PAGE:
“Hill is challenging the very system of laws that did experiments on First Nations children, deprived Six Nations of lands and a legal system that took First Nations kids away from their parents to deprive them of their heritage and culture and identity,” says Rasalingam, pointing to the Truth and Reconciliation Commission’s finding of Canadian systems inflicting “cultural genocide” against indigenous people in Canada.
Hill wants his son’s heritage to have a factor in the child’s life — but Rasalingham says the case and the actions of the two judges at the Kitchener Superior Court are pushing past those assertions. “[The child’s] heritage doesn’t matter and his living conditions and connection to the community don’t matter — all that matters is his connection to Ontario and their standards.”
Rasalingham said, “The courts haven’t changed. The prejudice of the Kitchener court system is on occupied land which is subject to a land claim on the Haldimand Tract. The issues of aboriginal rights are seen as a nuisance.”
“It’s a series of compounding injustices,” said Rasalingham. “Overall the court is taking the side saying ‘we don’t care about your native heritage’ but at the end of the day and they are supposed to look after the best interests of the child. If the best interests of the child does not include his heritage what else matters?”
Hill says in his affidavit that he has made a commitment to his culture and community by remaining a resident and involving his other children in the community as well.
Lawyers for Hill reached out to the Haudenosaunee Confederacy Chiefs Council (HCCC) and the Six Nations Elected Council (SNEC) on the constitutional question via letters to Elected Chief Ava Hill and Jock Hill, Secretary to the HCCC.
According to court documents, Katherine Hensel, an Toronto indigenous lawyer for Hill noted that the while SNEC did not respond, the Haudenosaunee Confederacy did and objected to an Ontario court making a determination as to whether the Confederacy has jurisdiction over the dispute, and whether it has authority granted under the Great Law which governs the Haudenosaunee people.
Hill’s resistance to the imposition of a foreign legal system is not unique.
In 2015, a Six Nations family fought a historic battle in an Ontario court for their indigenous right to treat their child with indigenous medicine instead of chemotherapy for leukaemia — stating it was their constitutionally protected indigenous right.
In that case, Justice G.B. Edwards pointed to a 1996 decision at the Supreme Court from a BC fishing dispute. Justice Antonio Lamer then defined what indigenous rights look like in the Canadian legal system as defined by the constitution.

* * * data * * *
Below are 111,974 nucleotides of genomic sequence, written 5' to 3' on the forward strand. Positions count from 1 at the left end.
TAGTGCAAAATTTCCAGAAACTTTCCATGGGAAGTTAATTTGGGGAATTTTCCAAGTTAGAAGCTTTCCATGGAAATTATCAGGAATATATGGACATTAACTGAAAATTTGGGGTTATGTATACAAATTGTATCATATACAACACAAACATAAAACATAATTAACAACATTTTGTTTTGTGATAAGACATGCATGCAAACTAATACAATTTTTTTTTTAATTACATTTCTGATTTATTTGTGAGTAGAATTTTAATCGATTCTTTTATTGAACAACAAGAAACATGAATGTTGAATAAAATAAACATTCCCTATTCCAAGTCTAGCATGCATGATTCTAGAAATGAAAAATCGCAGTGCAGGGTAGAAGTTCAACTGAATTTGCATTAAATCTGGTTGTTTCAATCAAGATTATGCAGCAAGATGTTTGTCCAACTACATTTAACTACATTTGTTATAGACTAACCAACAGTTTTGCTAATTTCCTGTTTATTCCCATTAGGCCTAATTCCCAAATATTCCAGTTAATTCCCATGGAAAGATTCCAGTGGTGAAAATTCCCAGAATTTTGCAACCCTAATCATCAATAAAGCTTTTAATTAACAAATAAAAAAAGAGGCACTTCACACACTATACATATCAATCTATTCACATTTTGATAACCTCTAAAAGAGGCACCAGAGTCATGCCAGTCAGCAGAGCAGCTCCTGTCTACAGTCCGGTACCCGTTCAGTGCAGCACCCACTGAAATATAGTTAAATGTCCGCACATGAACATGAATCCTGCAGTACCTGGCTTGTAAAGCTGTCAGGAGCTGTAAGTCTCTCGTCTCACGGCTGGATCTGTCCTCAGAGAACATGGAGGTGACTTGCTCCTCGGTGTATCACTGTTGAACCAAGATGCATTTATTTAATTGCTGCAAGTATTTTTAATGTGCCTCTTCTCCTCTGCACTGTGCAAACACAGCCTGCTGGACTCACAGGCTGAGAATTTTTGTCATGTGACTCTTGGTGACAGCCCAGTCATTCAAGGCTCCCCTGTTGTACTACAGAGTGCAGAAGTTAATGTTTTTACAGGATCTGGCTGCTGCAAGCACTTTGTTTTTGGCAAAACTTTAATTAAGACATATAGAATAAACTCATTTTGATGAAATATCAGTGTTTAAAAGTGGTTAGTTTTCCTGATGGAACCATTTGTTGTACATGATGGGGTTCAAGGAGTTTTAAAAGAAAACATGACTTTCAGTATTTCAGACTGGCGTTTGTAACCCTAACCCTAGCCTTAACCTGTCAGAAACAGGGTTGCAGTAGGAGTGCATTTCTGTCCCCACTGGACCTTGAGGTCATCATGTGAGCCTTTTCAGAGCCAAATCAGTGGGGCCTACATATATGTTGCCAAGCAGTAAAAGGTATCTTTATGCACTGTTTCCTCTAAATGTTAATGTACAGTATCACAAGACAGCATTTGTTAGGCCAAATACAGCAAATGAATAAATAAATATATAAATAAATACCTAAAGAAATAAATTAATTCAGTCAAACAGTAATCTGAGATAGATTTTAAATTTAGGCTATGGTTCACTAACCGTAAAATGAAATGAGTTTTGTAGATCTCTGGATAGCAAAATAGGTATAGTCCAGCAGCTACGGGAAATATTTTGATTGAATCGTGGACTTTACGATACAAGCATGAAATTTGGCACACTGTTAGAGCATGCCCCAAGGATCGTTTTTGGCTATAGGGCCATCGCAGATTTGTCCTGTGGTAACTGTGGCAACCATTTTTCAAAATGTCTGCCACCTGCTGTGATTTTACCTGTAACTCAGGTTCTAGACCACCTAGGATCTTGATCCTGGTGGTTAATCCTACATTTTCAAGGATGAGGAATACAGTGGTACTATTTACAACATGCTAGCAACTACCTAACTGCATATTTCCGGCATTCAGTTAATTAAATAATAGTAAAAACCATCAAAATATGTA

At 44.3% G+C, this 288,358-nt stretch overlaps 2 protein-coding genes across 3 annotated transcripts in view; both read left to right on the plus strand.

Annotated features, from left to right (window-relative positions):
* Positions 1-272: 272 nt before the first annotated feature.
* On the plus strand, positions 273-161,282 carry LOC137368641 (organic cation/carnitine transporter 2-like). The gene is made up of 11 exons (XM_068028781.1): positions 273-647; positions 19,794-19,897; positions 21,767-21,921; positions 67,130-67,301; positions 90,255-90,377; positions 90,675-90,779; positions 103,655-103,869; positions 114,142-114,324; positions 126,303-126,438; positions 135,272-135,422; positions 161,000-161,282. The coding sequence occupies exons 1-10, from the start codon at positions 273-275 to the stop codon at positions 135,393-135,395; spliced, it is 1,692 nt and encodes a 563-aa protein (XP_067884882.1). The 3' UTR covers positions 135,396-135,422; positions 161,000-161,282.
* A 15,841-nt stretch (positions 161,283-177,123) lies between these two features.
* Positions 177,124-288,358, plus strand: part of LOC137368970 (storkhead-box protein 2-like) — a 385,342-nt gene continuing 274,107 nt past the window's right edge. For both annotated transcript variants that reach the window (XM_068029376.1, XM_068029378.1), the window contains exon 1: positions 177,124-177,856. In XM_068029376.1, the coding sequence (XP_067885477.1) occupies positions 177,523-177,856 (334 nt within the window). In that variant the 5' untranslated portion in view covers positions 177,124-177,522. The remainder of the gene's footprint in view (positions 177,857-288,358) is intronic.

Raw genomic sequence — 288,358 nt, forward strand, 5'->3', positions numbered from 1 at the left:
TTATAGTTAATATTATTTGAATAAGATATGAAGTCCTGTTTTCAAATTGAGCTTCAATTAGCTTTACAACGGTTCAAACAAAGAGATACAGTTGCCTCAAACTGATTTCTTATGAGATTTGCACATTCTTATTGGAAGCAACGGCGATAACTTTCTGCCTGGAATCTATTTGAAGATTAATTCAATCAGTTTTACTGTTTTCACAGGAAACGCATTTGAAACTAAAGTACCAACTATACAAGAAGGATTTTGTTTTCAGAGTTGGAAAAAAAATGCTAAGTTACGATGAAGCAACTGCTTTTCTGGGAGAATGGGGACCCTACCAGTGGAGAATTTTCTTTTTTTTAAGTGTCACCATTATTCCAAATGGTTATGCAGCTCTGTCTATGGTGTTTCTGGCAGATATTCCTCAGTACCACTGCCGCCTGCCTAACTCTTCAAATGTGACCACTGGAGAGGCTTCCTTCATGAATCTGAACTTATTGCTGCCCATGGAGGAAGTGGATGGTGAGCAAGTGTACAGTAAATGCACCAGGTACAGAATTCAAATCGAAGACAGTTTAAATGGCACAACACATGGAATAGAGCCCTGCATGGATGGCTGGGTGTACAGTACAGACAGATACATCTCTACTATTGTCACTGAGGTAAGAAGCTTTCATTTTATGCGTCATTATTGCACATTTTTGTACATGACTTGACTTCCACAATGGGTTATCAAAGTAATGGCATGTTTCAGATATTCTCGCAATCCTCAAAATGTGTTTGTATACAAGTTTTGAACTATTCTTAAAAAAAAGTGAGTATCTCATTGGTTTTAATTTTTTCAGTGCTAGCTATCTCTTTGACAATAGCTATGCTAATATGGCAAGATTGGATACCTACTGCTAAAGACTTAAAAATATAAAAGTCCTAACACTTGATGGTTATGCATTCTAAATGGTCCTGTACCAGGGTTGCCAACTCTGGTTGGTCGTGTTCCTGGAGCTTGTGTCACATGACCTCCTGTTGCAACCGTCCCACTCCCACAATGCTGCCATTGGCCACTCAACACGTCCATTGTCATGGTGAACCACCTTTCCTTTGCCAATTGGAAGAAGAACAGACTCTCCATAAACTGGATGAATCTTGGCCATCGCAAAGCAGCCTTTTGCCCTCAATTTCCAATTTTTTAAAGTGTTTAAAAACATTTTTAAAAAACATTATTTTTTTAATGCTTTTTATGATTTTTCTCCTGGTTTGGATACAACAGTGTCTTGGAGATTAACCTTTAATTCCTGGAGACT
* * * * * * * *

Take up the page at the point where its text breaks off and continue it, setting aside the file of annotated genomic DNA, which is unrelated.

Lamer said in his ruling that indigenous rights exist because indigenous people were already present in the continent prior to the arrival of Europeans — “participating in distinct cultures, as they had done for centuries.”
Lamer goes on in his ruling saying the litmus test to qualify if a matter is an indigenous right or not — is to “determine if an activity is an element of the practise, custom or tradition integral to the distinctive aboriginal group claiming the right.”
Hill is arguing that the Haudenosaunee have “a robust law, a dispute resolution system, which, among other things, determined how disputes within and between families were to be resolved.” He argues the traditional governance system “has been practiced continuously since the time of contact with European settlers, despite the operation of other, colonial legal systems.”
Hill says that imposing Ontario’s legal system in this matter violates his indigenous rights.
But Beaver and her lawyers argue that although she is a Tuscarora woman ethnically, she does not consider herself to be culturally Haudenosaunee — and sought a dismissal of Hill’s right to assert his indigenous rights in resolving this case.
Hill says he has been advised through his oral tradition that “Ontario and Canadian legal processes have harmed and continue to harm Haudenosaunee children, families and communities — whereas Haudenosaunee culture and law “prioritizes the interests of children and considers the collective community to be responsible for the care, protection and well-being of children.”
Though Beaver and her son reside in Waterloo and not on Six Nations of the Grand River reserve — they do reside on Six Nations territory within the Haldimand Tract. Hill says Haudenosaunee law and legal processes are binding upon Haudenosaunee people living within the Haldimand Tract, and not only to those who live on the reserve.
But Beaver and her lawyers argue that although she is a Tuscarora woman ethnically, she does not consider herself to be culturally Haudenosaunee. She sought a dismissal of Hill’s right to apply his indigenous right in resolving this case — and wants only provincial law to apply.
Beaver declined to comment on the Appeal Court decision to stay.
In her affadavit, Beaver says, “I cannot provide (my son) with a lifestyle comparable to the lifestyle enjoyed by Kenny on the current amount of child support paid by him.”
Currently that amount is $33,000 a month and additional fees for the child’s private school tuition.
Beaver currently lives with her new partner, their child, and her son in Waterloo — in $900,000 home Hill purchased for her. She is pursuing $33,183 a month in child support for their son and $85,701 a month in spousal support for their five year relationship which ended in 2013. Hill’s team says there is significant evidence showing a spousal relationship never existed.
According to court documents Beaver is seeking a Muskoka cottage, to be designated the beneficiary of Hill’s life insurance policy and $200,000 in legal costs.
Hill provided Beaver with an extensive list of gifts, properties, vacations and vehicles for herself and extended family members totalling over $2 million.